There is a common misconception that cloud access security brokers are all that’s needed to make cloud computing secure. Sitting between cloud services users and cloud applications, a CASB is certainly an important part of cloud security, but it is only one piece of a necessary holistic framework, particularly for a zero-trust architecture. As agencies increase their cloud adoption, they will achieve far greater security if they adopt the same kind of approach for the cloud as for do for their on-premises IT environment. Understanding how the following four pillars work together to create the foundational support for robust cloud security is vital to successful outcomes for federal agencies moving to the cloud.
One of the key constructs of zero-trust computing is continuous improvement. An effective cloud security solution should enable ongoing insight into the entire cloud environment, thereby creating the opportunity for ongoing improvement. That involves several steps:
The second pillar involves providing security for end systems, managed services or different workloads running inside the cloud – commonly called platform as a service. This compute-level security has two key components. First is automated vulnerability management, which identifies and prevents vulnerabilities across the entire application lifecycle while prioritizing risk for cloud-native environments.
The other key component is ongoing operational security, involving anything considered to be a compute engine or compute workload. Effective cloud security requires inspecting activity automatically and continuously to detect any anomalous or malicious activity.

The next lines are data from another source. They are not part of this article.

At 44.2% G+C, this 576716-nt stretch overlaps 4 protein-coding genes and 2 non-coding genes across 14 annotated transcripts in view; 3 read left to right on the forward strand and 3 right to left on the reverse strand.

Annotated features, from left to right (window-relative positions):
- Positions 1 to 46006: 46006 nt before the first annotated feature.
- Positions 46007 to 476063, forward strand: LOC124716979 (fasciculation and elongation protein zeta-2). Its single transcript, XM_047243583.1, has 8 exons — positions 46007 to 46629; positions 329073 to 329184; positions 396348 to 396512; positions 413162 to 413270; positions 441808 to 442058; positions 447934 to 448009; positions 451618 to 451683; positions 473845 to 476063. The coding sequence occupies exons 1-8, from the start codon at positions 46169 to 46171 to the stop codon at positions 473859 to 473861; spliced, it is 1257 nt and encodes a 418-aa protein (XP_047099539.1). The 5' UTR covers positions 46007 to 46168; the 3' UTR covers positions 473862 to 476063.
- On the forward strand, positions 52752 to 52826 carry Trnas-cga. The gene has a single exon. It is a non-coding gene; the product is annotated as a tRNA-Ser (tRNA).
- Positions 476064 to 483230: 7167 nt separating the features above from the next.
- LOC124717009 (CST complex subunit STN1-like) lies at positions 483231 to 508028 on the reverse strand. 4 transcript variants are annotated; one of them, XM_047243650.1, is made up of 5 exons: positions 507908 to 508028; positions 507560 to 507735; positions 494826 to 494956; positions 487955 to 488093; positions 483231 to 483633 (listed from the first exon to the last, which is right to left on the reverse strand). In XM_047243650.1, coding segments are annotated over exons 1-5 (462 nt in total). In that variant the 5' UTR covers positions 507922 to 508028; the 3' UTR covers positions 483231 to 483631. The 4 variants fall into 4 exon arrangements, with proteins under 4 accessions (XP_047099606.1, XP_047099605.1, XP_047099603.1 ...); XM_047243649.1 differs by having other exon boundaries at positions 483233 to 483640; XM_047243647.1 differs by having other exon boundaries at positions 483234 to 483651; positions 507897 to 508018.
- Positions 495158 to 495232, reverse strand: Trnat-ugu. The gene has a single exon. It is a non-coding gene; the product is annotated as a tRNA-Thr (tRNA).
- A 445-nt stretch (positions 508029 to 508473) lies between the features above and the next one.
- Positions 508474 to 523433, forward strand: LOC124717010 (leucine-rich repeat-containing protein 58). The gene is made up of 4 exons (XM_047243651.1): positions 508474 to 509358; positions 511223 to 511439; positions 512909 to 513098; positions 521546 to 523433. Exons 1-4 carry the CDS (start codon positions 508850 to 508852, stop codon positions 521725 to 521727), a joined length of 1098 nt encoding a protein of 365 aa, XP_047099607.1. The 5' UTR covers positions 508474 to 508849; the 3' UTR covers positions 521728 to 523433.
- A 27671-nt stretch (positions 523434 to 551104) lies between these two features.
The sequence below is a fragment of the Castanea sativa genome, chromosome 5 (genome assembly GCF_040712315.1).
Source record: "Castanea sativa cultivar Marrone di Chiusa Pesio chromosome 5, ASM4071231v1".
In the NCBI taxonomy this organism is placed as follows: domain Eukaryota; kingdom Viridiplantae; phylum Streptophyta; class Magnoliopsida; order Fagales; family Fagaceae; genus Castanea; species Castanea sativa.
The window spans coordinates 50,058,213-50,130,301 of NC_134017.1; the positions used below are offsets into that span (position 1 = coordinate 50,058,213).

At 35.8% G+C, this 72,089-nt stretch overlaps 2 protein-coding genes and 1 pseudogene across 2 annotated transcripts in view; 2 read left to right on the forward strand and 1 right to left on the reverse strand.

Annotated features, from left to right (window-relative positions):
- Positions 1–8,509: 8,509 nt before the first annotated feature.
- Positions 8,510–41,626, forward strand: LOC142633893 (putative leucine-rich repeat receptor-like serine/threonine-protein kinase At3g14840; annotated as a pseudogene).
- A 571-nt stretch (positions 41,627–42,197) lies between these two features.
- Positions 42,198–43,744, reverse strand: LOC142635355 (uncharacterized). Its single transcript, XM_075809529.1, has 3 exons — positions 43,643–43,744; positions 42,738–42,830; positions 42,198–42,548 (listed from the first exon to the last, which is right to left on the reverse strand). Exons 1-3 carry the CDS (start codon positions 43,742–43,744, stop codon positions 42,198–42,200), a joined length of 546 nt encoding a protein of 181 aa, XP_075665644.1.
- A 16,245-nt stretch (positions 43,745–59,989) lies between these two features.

Protecting the network is traditionally integral to on-premises environments but is equally important for the cloud. There are two major components of network protections. One is microsegmentation, a method of creating zones to isolate workloads from one another and secure them individually. This is at the heart of zero trust. By putting up roadblocks between applications and workloads, microsegmentation makes it much more difficult for would-be attackers to move laterally from one infected host to another. The method employs containerization (of the app and its operating environment) and segmenting the application itself in order to minimize any damage.
For example, an organization may have multiple applications running in one cloud environment, some of which support a civilian workforce and others that support sensitive or even classified information. Since the two application types cannot be mixed together, microsegmentation can keep them at different classification levels, ensuring no overlap.
The other critical component of network protection applies to the live “inline” flow of traffic. Rather than providing a border around the cloud, such as with a traditional on-premises environment, network protection extends the border down to the user level. A cloud security solution should allow authorized users to securely access cloud-based data they need while providing threat visibility into what activities they are performing.
The fourth pillar involves mapping user and machine identities to what they are authorized to actually do on the network. A cloud security solution should ensure that users are only able to access the applications they need at the level they need to perform their jobs while ensuring the machines can only communicate with other machines needed to accomplish their application. Akin to microsegmentation, identity security is another integral component of zero trust.
These four pillars are the foundational requirements for comprehensive cloud security. It’s a multi-layered approach that cannot be satisfied by a single technology, CASB or other solution. During this unpredictable time of remote work, as agencies are increase cloud adoption, shift IT practices, while continuing to face persistent cyber adversaries, implementing a holistic framework that includes each pillar is key for greater cloud security and achieving a zero-trust network.